We decided to raise some fowls and bought twenty mixed day-old chicks. But as they grew we realized the mix was nowhere near the fifty-fifty we expected. We had been conned.
Nineteen developed rooster-like features until it was clear we had only one pullet, a ratio of five percent. But we looked on the bright side and planned to dress one a week starting soon. Then our timetable was changed by events beyond our control.
Jim McBeath, my drummer mate and his wife Susan, bought a house at Tascott near Gosford, built a chook pen and populated it with four mature white leghorns hens. All went well until one day that summer, Sue screamed and Jim looked out the window. They were horrified to see a two metre tiger snake slithering across the yard uncomfortably close to their three year old infant. By the time Jim slowed from warp speed at the child’s side, the snake had disappeared under the chook house.
Eric Worrall was alive then, so Jim called him at the Reptile Park and asked what to do. Eric sent a big bearded guy with long hooked length of fencing wire and a chaff bag. After poking around under the shed for ten minutes he had the tiger by the tail, popped him into the bag and offered this advice:
‘You gotta get rid a th’chooks.’
Jim and Sue liked their fowls. Kitchen scraps, transformed into free range eggs, helped feed themselves and four growing boys and they all had names. Fluffy, Muffie, Scruffy and Lucky were loved.
‘Mate,’ says the expert. ‘Ya got chooks, ya got chook feed. When ya got chook feed ya got rats ‘n where ya got rats ya got snakes. OK?’
At the gig that Friday, Jim asked if I’d take his hens. Our one pullet hadn’t started to lay, so I happily accepted. And so it was that late Sunday night, four comatose birds were tipped gently from a potato sack onto the chook pen floor and I went to bed.
Monday morning, just as the sky was turning from black to streaky grey all hell broke loose. The cacophony of screeching, crowing and two dogs barking propelled me out of bed, heart hammering, to see who or what was being murdered.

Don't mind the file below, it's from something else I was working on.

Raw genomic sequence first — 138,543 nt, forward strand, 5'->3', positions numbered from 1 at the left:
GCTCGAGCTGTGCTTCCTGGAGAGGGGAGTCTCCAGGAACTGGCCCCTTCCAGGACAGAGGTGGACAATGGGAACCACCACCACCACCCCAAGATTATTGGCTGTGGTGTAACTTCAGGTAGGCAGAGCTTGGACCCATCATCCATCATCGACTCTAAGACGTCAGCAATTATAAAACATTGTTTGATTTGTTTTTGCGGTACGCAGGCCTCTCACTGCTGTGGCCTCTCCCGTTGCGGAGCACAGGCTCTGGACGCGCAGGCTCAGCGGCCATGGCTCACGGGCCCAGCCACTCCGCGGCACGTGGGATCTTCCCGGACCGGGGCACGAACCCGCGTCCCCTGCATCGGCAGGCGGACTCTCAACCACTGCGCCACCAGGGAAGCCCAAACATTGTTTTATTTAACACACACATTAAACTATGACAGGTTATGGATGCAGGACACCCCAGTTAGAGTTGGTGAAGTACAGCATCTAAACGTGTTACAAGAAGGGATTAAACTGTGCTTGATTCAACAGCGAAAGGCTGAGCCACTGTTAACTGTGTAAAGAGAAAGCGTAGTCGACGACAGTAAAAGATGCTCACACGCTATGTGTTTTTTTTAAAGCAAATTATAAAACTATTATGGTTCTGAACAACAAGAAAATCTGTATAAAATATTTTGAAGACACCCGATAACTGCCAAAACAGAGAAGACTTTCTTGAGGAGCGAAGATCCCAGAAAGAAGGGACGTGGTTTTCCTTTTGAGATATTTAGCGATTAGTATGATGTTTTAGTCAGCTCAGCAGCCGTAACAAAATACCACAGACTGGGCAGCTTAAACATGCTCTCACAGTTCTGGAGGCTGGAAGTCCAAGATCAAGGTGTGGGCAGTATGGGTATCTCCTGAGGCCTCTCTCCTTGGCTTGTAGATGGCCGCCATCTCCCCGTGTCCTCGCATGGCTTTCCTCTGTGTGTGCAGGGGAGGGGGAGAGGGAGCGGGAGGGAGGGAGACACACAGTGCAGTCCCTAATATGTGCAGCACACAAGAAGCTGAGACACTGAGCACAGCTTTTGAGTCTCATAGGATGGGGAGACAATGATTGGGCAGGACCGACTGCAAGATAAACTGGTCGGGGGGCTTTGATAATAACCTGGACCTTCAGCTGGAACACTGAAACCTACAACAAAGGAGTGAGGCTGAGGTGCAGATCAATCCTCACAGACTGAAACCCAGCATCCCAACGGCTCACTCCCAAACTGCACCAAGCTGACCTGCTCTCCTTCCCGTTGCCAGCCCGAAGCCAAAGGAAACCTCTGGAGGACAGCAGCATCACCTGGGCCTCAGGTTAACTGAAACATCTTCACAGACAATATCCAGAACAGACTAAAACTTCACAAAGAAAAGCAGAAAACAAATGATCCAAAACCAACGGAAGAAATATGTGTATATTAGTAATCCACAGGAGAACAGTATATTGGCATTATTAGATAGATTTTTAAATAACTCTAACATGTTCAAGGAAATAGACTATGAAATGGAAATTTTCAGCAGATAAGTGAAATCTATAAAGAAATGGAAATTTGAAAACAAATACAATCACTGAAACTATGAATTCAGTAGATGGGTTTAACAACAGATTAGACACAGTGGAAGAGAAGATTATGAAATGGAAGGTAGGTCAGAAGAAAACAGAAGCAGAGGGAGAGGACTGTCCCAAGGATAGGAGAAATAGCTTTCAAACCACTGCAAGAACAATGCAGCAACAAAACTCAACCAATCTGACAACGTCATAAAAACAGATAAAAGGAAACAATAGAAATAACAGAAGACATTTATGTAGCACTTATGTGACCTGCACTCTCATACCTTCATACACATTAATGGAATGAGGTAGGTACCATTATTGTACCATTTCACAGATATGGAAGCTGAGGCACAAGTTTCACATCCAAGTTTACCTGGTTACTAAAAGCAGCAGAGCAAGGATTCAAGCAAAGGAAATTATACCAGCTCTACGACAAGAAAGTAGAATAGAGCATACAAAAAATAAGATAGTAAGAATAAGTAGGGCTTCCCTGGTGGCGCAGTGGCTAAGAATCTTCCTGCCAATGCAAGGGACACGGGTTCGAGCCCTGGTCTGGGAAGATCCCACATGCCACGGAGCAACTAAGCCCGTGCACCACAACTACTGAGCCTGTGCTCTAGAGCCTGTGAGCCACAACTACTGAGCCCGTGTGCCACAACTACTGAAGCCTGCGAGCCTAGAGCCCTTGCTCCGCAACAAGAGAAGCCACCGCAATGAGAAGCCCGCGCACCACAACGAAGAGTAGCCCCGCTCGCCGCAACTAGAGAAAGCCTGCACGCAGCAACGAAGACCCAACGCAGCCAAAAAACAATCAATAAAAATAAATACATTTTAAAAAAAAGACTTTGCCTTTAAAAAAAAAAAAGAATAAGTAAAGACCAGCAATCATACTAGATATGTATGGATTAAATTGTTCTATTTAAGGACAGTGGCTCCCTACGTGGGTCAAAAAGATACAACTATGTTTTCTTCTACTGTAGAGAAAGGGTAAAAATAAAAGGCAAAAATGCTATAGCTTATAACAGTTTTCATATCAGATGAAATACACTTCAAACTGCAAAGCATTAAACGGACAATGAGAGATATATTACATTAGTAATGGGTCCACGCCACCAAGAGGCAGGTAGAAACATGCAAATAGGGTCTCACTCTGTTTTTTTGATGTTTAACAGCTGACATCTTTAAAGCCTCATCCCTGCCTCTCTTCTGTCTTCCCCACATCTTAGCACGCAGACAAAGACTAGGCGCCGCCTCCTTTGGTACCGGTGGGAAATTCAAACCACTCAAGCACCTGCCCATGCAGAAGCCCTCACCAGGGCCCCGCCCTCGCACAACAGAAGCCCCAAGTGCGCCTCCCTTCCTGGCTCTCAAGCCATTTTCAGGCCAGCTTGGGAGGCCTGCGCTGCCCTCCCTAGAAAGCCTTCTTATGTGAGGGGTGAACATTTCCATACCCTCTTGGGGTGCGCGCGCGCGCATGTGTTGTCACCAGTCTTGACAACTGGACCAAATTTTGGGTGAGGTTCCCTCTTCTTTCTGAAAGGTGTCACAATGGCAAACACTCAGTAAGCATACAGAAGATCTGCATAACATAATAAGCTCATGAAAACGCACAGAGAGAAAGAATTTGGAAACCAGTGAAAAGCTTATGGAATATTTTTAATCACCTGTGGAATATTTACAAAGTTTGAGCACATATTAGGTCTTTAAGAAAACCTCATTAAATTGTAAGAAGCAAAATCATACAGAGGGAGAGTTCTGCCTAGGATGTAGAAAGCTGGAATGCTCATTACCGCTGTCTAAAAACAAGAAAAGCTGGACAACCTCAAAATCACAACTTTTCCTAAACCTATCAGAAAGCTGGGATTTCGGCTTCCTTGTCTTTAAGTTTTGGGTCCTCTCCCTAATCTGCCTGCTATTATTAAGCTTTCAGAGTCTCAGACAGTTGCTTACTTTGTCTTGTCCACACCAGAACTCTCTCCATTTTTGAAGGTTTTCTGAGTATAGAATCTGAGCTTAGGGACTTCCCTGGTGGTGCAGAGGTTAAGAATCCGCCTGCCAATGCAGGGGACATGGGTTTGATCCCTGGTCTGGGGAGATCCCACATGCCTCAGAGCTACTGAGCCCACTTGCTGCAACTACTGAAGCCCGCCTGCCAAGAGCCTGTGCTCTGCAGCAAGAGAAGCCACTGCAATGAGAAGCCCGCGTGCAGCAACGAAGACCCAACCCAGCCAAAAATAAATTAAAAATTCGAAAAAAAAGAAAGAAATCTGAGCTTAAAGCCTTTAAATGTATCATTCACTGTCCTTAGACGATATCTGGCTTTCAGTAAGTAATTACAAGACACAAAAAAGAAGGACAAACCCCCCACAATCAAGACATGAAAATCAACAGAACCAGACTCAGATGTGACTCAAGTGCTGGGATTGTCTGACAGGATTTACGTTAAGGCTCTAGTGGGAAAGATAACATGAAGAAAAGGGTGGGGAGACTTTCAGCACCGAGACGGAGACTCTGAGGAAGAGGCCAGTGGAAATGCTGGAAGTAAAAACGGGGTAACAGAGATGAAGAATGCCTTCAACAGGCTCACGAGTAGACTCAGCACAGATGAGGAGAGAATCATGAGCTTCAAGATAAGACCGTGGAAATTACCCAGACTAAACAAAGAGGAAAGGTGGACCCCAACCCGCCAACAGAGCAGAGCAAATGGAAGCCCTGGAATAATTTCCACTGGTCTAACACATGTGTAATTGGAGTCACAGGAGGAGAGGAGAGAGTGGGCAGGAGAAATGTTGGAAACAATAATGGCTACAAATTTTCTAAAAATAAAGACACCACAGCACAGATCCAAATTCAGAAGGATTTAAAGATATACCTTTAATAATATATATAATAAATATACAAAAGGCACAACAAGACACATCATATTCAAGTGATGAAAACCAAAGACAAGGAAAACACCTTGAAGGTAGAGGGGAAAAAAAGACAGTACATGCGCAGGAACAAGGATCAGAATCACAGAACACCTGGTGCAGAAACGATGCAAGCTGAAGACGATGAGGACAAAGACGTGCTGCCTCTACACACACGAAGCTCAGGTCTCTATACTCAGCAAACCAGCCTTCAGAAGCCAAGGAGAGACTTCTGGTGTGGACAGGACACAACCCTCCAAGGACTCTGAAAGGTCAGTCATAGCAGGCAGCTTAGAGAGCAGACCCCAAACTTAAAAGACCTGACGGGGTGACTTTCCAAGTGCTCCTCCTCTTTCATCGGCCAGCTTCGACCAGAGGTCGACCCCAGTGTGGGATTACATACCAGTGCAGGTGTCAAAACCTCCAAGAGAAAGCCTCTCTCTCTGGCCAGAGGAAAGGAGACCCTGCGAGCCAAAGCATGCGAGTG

It was a brothel in a goldfield. Lined up behind each of the four old virgins were four or five roosters, crowing, scratching, pecking and raping. The hens were terrified as they were spurred into submission, their genetic preconditioning forcing them to squat, wings out to accept their fate-worse-than-death.
The pullet, still too immature for her smell and antics to be attractive, was running around the fence in bewildered terror when I took a hand, grabbed the bag from where I had dropped it in the dark and stuffed the old girls back inside.
While Sal stoked the fire to boil water, I drove two nails into the chopping block to hold their necks still, rounded up all the cockerels except one and lopped off their heads. In ten minutes there were eighteen white rapists hanging by their toes Italian style from the clothes line. From there they were removed one by one, dipped into boiling water, plucking and dressed. All the good bits like hearts, kidneys and gizzards, collectively the giblets, were kept along with the legs for winter broth.
Laying hens live in a coop,
And peacefully sleep on a roost.
Roosters that raid them
Will soon feel the blade then
And end up as somebody’s soup!
Their criminal 'remains', after having been hung, drawn and frozen, were consumed with gusto and sweet revenge over the following months.